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Price Tag

by Jessie J
feat. B.o.B

One of the mix engineers I keep quite a close eye on is Serban Ghenea, and (as usual) several of his mixes have been bothering the charts recently. This is my favourite of the current crop, which is a masterclass in mixing for the mass market — by which I mean for cheap playback systems and low volumes. Even on small speakers it manages to retain a feeling of warmth to the low end, yet keeps the vocal clear and cutting, and offers real bite in the drum department. This is partly by virtue of the arrangement, of course, which might be why other more full-textured recent mixes from the same guy (such as Kesha’s 'We R Who We R' or Pink’s ‘Perfect’) feel less focused and powerful to my ears — and seem almost slightly ragged by comparison. It’s the old adage: the less you put into the production, the bigger each element sounds.

There’s more to it than that, though. Notice the tight leash on the extreme lows, for instance, which means that the balance of both bass and kick survives the switch from full-range monitors to small, single-driver speakers remarkably well. The highs, on the other hand are extended and fairly full-on, to keep things shiny-sounding even if your boombox is sitting behind the sofa. There’s also a small but significant peak in the vocal response around 4.5kHz (a hallmark of many Serban Ghenea mixes), ensuring that Jessie’s persona dominates the frequency region where human hearing is at its most sensitive, and which low-spec playback systems are therefore usually best suited to reproducing. Mono compatibility is excellent too, even though there’s a useful amount of spread in the stereo mix on account of widening effects (you can clearly hear such a vocal treatment in the stereo Sides signal during the verses and rap, for instance) and a few wider-panned, but musically inessential, synth and backing-vocal layers.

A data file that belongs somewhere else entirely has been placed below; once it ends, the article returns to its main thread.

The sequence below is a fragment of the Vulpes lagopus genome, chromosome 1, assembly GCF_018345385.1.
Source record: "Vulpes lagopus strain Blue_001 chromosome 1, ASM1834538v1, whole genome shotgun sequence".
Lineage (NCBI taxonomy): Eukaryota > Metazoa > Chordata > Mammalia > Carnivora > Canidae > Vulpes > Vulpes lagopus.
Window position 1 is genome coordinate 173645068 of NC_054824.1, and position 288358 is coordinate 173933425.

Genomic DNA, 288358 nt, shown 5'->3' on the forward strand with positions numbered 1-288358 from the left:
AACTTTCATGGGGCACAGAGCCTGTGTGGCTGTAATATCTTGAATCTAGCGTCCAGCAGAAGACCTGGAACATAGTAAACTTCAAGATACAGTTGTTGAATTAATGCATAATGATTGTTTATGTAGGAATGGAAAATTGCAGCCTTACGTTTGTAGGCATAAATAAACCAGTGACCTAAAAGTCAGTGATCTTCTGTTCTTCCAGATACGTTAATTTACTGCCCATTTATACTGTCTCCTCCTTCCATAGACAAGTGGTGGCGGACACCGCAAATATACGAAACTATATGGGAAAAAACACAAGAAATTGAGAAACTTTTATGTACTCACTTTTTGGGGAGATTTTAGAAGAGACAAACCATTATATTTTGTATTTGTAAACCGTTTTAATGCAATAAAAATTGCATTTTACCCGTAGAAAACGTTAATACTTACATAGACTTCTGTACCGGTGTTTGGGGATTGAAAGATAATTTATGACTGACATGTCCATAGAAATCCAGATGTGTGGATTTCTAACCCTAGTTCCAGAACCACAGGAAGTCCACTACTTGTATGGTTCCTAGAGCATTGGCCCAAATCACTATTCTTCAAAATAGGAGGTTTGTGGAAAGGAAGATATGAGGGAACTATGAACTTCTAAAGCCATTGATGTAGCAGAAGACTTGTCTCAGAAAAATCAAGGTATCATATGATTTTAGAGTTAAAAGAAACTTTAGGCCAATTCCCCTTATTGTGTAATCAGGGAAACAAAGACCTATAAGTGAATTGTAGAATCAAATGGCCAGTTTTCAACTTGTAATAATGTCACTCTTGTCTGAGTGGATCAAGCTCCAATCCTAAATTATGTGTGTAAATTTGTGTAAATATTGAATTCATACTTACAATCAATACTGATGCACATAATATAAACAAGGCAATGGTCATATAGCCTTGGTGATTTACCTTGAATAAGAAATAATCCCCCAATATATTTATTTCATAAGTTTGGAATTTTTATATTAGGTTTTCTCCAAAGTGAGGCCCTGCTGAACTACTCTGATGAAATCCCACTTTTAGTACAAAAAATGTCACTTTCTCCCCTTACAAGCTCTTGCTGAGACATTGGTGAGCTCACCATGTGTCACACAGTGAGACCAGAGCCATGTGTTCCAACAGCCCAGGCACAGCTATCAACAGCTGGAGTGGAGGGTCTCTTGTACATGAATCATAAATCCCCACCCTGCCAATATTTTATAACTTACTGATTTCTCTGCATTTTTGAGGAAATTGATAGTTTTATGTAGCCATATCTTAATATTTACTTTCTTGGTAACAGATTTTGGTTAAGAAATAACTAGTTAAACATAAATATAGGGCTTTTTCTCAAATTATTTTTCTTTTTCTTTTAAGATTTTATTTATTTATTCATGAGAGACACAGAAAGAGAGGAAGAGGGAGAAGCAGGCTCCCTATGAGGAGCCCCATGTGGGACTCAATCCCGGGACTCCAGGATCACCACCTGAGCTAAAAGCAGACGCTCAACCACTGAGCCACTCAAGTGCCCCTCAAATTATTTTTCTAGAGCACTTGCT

However, although this mix may well end up next to Gabrielle’s ‘Independence Day’ on my own reference CD, I’ll probably use just a section from early on in the track, because by the final choruses there are so many of those 4.5kHz-rich vocal layers blended together that the whole thing starts to get overly fatiguing for me, in a way that restricts how much I can comfortably turn up the playback volume.

Speaking of the vocals, there are a couple of specific things worth mentioning. Part of the reason why the backing track can be so full-sounding (for a radio single, at least) is that the vocals are pretty shy on low mid-range — Jessie’s melody and lyrics can remain clearly intelligible via their higher frequencies without taking up too much space in the mix and making the bass/drums sound small. Also, if you listen to the vocal’s chorusing effect in the stereo Sides signal, you’ll notice that it sounds like it’s lisping. While this could be a side-effect of the specific processor, I suspect that the effect send has actually been de-essed to reduce emphasis on the lead vocal’s sibilants — a significant concern with any vocal like this that’s so strong in the 3-6kHz region.

Another couple of things spring to mind which are worth pointing out. The first is the snare reverb, which sounds to me like it’s using some kind of nonlinear patch (or else a compressed sample with a truncated tail). You can hear it during the song’s intro, but there’s also another good opportunity to hear it just before the first chorus, at 0:42. I like what this reverb does for the mix, giving a sense of expanse (and some stereo width) to things without contributing masses of tail to muddy the texture. The subtle pad that arrives with the first chorus is also an interesting one. It’s so fizzy that it’s almost unpitched, and it fills out the chorus texture without making the arrangement any more complex, or distracting from the vocal line.

The second verse is also nicely judged, using the added vocal harmony, a hint of tambourine, and some slightly more extrovert guitar work to lift things up a little compared with verse 1, but without any danger of killing the chorus pay-off. (I also wonder how many people discovered that their speakers/headphones were the wrong way round at 1:30, when the panned ‘to the left/right’ vocal responses arrive! :)) I love the backing drops during B.o.B’s rapped verse too (at 2:25, 2:27, and 2:30), especially the last one, which delivers a clear 180ms of digital black – something that’s always something of a head-turner on the radio.

Last but not least, the addition of lush massed backing vocals for the second of the final choruses is pretty effective to my ear, and they make a nice way to end the record too. Speaking of the outro, there’s a lot of subsonic gubbins coming off the vinyl-noise there. This isn’t an uncommon characteristic of vinyl noise in samples, I’ve noticed, and although the low-end woofs don’t really matter much here (given the lack of bass and drums), if you use vinyl noise layers for background texture in your own productions, it’s not a bad idea to high-pass filter pretty drastically to maintain low-end clarity.